As remembered by Dr. Gwendolyn M.
October 24, 2016
I remember when Tom and Rennie took me to see the Beetles' movie, "The Yellow Submarine" on the West Coast. I could not fathom the message of the allegory, but had loads of fun as Tom and Rennie laughed uproariously. Tom was a lot of fun.
Sisterly, Gwen Patton
As remembered by Stuart Ewen
October 24, 2016
I've been remembering Tom as well. Particularly when I first met him, in Mississippi. I was amazed that as he sat down with a bunch of us in a cafe he learned everyone's name within a few minutes. He had a head for politics.
As remembered by Ed Dubinsky
October 27, 2016
Following are some early reminiscences of Tom Hayden.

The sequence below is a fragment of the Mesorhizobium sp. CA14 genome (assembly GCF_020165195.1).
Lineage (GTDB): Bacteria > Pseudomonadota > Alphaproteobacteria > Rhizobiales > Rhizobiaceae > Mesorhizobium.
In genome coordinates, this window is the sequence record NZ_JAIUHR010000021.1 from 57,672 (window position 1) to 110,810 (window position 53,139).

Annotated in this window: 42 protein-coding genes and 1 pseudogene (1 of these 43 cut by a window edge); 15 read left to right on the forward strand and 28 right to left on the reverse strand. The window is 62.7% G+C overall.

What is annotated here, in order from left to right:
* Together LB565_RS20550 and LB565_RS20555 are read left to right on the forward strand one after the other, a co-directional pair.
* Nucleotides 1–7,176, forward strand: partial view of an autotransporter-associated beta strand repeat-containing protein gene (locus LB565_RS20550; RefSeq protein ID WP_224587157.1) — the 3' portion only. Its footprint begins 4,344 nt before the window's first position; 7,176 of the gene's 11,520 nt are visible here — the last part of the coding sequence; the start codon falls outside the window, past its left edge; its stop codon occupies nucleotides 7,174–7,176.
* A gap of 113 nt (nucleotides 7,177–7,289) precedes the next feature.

I first met Tom in the summer of 1958 when I was a teaching fellow (in mathematics) and he was an undergraduate at the University of Michigan. Walter Kaufmann, a Philosopher of Religion was visiting from Princeton University and he gave a summer course in the Philosophy of Religion. Tom was a student in the class and I audited it. It was a lecture class with lots of discussion in which both Tom and I participated heavily. Towards the end of the class, Tom approached me and invited me to attend an evening meeting he had set up with Professor Kauffman, Professor Tonsor, a proponent of Catholicism and some of the students in the class to discuss the existence of God and related questions. I believe Tom had been raised in the Catholic faith and it was my impression that he was struggling with his Catholicism. The evening was very rich, the arguments intelligent and I, at least, learned a lot. A critical moment came when Kauffmann had made a very telling point refuting the existence of God and Tonsor responded with "Well, what we Catholics say to people like you is that we will discuss it with you again — after you have met God." I don't know about Tom and the others, but for me, that represented Tonsor giving up and settled the question.